DCPEACE is a program supported by the US Association for the UN University for Peace. The goal of DCPEACE is to teach conflict resolution and peace building in elementary classrooms through teachable moments and other classroom techniques. Their focus is on younger students to help them develop non-violent skills to combat violence at the earliest ages possible. The hope is that these non-violent skills will be developed before the tendencies towards violence. They host educator trainings, parent workshops, and hold Peace Clubs after school hours to further supplement their in-class programs.
Most effective, though, have been their Skills for Understanding Workshops and the Curriculum Enhancement they have been able to have teachers implement. In the workshops, they use theater, art, physical activities, and bring in outside facilitators to teach students effective skills to choose non-violent conflict resolution.
As one of the teachers in the video said, the goal of the program is to “give students the tools to solve their own problems.” Through these workshops and peace clubs, they have transformed student attitudes at Malcolm X Elementary School. Their confidence levels and self-esteem of students have increased, and they are focused on their own and others success. There has been a transition to a more community-based environment where students look out for one another.
Their website houses a program evaluation after the 2008-2009 school year at Malcolm X Elementary School. After the initial year of programming, 100% of teachers and administrators reported an increase in the students’ abilities to manage conflict. The program itself is reported to have decreased violence at the school by an average of 53%. This evaluation has great information in it, and I encourage you all to check it out. It can be found here on the main DCPEACE website.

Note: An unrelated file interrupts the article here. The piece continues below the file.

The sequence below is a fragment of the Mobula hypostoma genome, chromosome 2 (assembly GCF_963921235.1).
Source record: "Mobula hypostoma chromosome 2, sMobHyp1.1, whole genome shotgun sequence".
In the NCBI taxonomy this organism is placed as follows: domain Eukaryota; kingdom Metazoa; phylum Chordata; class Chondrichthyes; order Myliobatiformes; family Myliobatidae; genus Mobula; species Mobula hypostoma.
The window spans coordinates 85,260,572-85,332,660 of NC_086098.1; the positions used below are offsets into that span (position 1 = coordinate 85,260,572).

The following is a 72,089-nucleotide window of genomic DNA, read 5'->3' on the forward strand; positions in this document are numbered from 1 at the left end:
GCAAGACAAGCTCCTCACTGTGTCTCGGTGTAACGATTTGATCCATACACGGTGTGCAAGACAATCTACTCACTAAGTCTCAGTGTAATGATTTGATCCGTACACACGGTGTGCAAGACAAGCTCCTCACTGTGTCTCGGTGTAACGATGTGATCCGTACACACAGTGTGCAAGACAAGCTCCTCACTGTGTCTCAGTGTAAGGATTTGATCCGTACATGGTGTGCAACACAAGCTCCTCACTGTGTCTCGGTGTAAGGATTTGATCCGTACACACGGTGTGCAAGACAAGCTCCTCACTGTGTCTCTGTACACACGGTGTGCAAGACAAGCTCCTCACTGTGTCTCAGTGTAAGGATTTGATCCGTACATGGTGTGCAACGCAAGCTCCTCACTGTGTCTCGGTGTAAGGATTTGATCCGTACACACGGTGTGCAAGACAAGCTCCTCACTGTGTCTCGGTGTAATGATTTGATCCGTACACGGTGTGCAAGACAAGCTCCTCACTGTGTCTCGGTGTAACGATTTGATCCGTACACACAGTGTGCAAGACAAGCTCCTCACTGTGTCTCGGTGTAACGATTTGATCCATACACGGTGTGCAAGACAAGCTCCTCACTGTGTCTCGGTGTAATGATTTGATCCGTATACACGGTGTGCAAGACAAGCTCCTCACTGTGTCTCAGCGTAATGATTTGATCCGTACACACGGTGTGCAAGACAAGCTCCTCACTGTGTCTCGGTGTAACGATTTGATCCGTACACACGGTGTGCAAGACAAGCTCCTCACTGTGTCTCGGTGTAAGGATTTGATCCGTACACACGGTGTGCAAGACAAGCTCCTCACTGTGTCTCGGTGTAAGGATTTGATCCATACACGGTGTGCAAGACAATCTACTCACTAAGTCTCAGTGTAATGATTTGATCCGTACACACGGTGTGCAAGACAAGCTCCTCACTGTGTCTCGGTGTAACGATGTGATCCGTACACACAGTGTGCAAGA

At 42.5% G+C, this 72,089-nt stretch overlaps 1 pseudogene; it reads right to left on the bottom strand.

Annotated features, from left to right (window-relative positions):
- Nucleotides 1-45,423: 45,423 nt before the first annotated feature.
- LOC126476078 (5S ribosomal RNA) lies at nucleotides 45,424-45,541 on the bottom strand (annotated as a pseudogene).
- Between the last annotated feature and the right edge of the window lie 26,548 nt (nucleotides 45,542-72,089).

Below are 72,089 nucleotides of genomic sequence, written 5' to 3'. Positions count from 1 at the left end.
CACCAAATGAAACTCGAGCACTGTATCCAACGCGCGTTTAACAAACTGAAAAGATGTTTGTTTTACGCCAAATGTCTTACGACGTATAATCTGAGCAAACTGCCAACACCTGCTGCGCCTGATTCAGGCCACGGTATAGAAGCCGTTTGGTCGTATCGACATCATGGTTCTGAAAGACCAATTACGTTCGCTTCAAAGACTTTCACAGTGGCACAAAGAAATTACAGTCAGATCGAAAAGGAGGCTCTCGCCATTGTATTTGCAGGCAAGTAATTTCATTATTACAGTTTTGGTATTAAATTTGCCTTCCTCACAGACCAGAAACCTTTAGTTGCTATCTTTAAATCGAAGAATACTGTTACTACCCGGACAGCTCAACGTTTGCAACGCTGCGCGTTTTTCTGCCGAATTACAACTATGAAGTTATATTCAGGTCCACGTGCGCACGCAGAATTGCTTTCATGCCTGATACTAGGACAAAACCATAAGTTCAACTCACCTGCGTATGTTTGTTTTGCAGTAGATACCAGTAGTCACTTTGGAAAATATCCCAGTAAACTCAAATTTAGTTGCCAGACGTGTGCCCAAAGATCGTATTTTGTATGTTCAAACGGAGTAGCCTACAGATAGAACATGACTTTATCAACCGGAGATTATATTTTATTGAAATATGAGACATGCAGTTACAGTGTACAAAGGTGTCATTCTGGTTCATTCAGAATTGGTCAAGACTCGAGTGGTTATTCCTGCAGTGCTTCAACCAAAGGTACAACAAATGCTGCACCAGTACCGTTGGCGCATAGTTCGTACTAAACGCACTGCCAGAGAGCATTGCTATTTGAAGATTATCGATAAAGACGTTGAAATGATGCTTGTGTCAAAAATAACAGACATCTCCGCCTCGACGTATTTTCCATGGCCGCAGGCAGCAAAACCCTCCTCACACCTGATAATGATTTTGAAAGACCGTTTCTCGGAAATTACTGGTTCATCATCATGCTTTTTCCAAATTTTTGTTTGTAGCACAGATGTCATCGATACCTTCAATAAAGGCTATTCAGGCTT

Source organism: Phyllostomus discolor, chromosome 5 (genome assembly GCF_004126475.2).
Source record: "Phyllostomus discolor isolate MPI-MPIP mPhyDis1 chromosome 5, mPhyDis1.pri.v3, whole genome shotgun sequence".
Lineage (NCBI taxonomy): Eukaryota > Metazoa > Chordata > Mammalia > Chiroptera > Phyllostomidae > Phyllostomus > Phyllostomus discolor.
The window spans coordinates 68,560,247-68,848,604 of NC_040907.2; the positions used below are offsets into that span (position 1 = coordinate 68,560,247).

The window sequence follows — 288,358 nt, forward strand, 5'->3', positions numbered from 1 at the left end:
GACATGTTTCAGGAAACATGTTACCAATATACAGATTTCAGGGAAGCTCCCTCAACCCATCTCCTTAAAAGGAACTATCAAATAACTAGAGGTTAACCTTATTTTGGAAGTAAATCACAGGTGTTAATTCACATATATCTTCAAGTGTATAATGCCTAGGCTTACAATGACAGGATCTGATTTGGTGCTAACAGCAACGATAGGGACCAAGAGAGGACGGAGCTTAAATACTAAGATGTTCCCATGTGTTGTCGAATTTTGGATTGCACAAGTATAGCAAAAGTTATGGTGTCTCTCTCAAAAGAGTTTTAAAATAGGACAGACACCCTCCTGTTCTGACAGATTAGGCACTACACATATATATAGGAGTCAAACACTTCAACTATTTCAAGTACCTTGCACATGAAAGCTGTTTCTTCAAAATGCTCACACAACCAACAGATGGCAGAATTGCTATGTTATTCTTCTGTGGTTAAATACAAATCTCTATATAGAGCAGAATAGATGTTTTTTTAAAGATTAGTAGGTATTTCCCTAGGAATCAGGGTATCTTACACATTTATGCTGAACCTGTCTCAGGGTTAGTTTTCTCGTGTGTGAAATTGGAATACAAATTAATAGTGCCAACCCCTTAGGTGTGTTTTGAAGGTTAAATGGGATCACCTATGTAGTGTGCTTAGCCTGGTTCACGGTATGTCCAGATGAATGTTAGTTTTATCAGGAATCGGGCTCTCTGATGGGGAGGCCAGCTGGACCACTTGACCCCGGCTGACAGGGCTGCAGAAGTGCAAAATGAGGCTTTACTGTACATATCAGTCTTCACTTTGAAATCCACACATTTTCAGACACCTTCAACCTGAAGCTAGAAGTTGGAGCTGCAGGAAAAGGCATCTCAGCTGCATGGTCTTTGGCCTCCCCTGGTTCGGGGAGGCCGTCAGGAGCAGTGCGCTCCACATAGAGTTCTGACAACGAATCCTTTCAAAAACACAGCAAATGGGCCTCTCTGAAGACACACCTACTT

There are not a lot of recent articles or blogs about what DCPEACE has been doing in the past year or so, as it was only a pilot program housed at Malcolm X. However, their results are promising and their data is accessible so the programs could be replicated or supported in a new setting. Their most recent updates are from the middle of 2010. I’m not sure why this program has not caught on in more high-risk DC schools. It has proven results and focuses on violence prevention and conflict resolution, which help classrooms and entire schools run more smoothly. Their evaluation does not state where funding comes from, but a lack of funding could be why the program is not expanding.